The Queens of my childhood was different from the Queens of my youth and I saw it morph again long after I moved across the river into "the city." Among the the most important lessons I learned was that change is the only constant in New York City.
Southeast Queens was much like many places in America in the mid '60s. Lots of children tumbling out of small wood frame houses. Although I didn't know their parents and we rarely went into each others homes, I knew every kid who lived on our block.
From childhood, what stays with me is the sound of the thwack of a stickball bat nailing a shot and the shouts as the runner raced around the makeshift bases trying to beat a pink Spalding as both headed for the chalked diamond designated home base. Another pleasant memory is the long hours spent jumping rope to the rhymes we'd sing as we skipped in and out -- 2 on time, don't be late, I've got a date at a quarter past 8, and if I'm late I'll miss that date, so 2 on time -- as the tick tick of a piece of clothesline hit the pavement.
We spent long summer hours on stoops--sometimes dancing to 45's coming from a record player set up near the window. The Jackson 5 were favorites. Sundays, after the many churches let out, there would be lines outside the German bakeries as we waited for the treat of creme-filled donuts.
This was still a time of tremendous innocence in the streets of Hollis/Queens Village. Or so I thought. I learned later that this part of Queens had been redlined by the local banks and realtors. This meant that these street grids were being segregated as white families were shown homes in certain sections and the new Caribbean immigrants and African Americans eager to buy into these family-friendly blocks were shown homes in other sections. The line in our neighborhood changed around 1968, and white flight was pushed along by a protracted and contentious teachers' strike that made the schools in the nearby suburbs even more appealing.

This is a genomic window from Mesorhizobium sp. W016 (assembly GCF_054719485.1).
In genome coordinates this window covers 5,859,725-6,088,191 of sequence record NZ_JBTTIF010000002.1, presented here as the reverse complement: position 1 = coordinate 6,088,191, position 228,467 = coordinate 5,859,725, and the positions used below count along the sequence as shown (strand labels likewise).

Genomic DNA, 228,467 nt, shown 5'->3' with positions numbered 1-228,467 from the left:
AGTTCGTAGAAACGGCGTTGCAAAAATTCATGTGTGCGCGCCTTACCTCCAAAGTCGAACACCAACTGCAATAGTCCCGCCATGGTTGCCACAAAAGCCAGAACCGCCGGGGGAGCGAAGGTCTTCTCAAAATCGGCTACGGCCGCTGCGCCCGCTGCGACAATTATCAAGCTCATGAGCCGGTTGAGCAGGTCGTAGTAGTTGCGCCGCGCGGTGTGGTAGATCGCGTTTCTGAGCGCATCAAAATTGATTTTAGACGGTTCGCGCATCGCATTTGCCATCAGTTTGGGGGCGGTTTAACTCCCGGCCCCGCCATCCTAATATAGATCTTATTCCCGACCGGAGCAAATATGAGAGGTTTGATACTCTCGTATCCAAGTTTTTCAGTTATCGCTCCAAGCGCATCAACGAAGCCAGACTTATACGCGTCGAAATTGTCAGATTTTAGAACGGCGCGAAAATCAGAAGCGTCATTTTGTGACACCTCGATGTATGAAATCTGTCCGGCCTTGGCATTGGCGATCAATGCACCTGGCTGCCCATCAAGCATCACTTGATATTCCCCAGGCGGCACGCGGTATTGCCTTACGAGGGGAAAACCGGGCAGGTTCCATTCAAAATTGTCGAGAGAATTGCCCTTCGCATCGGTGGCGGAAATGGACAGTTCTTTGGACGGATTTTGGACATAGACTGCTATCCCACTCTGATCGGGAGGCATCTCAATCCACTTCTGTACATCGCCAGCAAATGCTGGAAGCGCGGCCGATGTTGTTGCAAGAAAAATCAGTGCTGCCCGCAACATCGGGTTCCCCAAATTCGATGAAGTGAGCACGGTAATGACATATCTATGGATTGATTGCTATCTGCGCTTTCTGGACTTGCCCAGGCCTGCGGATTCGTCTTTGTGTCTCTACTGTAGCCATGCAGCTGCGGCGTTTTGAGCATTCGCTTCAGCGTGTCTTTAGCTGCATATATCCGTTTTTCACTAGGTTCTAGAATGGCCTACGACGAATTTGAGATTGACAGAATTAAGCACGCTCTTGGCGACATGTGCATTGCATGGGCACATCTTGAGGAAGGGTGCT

My family stayed to be part of a rapidly integrating neighborhood where basketball at the "little park" became the game of choice. Houses were quickly sold by the Irish and German American working class to the new Americans, Puerto Ricans, Haitians and African Americans who were eager to leave apartments just as an earlier generation seeking more space had done. Italian groceries were replaced by bodegas. My friends and I, like all teens, craved privacy and gravitated to empty parking lots and isolated places like "The Gulch," a strip along the Cross Island Parkway or "Green Grass," a field created by an on ramp to the Parkway. By 1970, rebellion against the Vietnam War, street drugs like marijuana and a growing sense of an emerging youth culture that was re-defining America gave us a somewhat distorted sense of reality.
It was when I discovered the map room at Jamaica Library, a bus ride away, that I began to realize my corner of the city had lots of stories to tell. As I began my research, I learned that the Jameco Indians had once once walked Jamaica Avenue, a path through tall sea grass. They traded it to the Dutch for some overcoats and guns and a promise not to to cut down any trees that had eagles' nests in them. The sea grass was replaced by farms and eagles were long gone when we arrived, but the search for home and meaning of place was still very much alive.